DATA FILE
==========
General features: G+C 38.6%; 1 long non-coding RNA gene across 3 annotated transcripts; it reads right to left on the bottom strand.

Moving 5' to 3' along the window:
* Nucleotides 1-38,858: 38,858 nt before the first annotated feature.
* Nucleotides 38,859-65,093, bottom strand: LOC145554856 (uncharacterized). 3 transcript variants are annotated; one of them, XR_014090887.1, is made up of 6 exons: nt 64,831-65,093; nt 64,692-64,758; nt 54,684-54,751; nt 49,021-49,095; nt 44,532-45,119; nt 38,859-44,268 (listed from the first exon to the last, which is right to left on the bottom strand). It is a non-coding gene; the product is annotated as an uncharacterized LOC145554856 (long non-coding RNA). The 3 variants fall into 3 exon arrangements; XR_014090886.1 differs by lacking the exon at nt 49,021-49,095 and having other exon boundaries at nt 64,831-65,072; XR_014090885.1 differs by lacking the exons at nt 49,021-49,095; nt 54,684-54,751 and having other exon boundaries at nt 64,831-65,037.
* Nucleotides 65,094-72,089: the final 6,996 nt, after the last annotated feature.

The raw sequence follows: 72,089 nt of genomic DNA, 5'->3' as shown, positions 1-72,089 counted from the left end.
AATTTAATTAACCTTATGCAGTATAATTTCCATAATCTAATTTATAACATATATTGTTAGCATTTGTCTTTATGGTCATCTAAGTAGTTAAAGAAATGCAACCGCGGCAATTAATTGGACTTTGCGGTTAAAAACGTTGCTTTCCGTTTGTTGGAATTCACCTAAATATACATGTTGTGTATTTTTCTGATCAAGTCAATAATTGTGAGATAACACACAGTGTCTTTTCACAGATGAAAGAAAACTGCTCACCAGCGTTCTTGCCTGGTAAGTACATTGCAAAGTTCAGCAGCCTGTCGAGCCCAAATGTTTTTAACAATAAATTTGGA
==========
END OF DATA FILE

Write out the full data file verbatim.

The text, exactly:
General features: G+C 38.6%; 1 long non-coding RNA gene across 3 annotated transcripts; it reads right to left on the bottom strand.

Moving 5' to 3' along the window:
* Nucleotides 1-38,858: 38,858 nt before the first annotated feature.
* Nucleotides 38,859-65,093, bottom strand: LOC145554856 (uncharacterized). 3 transcript variants are annotated; one of them, XR_014090887.1, is made up of 6 exons: nt 64,831-65,093; nt 64,692-64,758; nt 54,684-54,751; nt 49,021-49,095; nt 44,532-45,119; nt 38,859-44,268 (listed from the first exon to the last, which is right to left on the bottom strand). It is a non-coding gene; the product is annotated as an uncharacterized LOC145554856 (long non-coding RNA). The 3 variants fall into 3 exon arrangements; XR_014090886.1 differs by lacking the exon at nt 49,021-49,095 and having other exon boundaries at nt 64,831-65,072; XR_014090885.1 differs by lacking the exons at nt 49,021-49,095; nt 54,684-54,751 and having other exon boundaries at nt 64,831-65,037.
* Nucleotides 65,094-72,089: the final 6,996 nt, after the last annotated feature.

The raw sequence follows: 72,089 nt of genomic DNA, 5'->3' as shown, positions 1-72,089 counted from the left end.
AATTTAATTAACCTTATGCAGTATAATTTCCATAATCTAATTTATAACATATATTGTTAGCATTTGTCTTTATGGTCATCTAAGTAGTTAAAGAAATGCAACCGCGGCAATTAATTGGACTTTGCGGTTAAAAACGTTGCTTTCCGTTTGTTGGAATTCACCTAAATATACATGTTGTGTATTTTTCTGATCAAGTCAATAATTGTGAGATAACACACAGTGTCTTTTCACAGATGAAAGAAAACTGCTCACCAGCGTTCTTGCCTGGTAAGTACATTGCAAAGTTCAGCAGCCTGTCGAGCCCAAATGTTTTTAACAATAAATTTGGA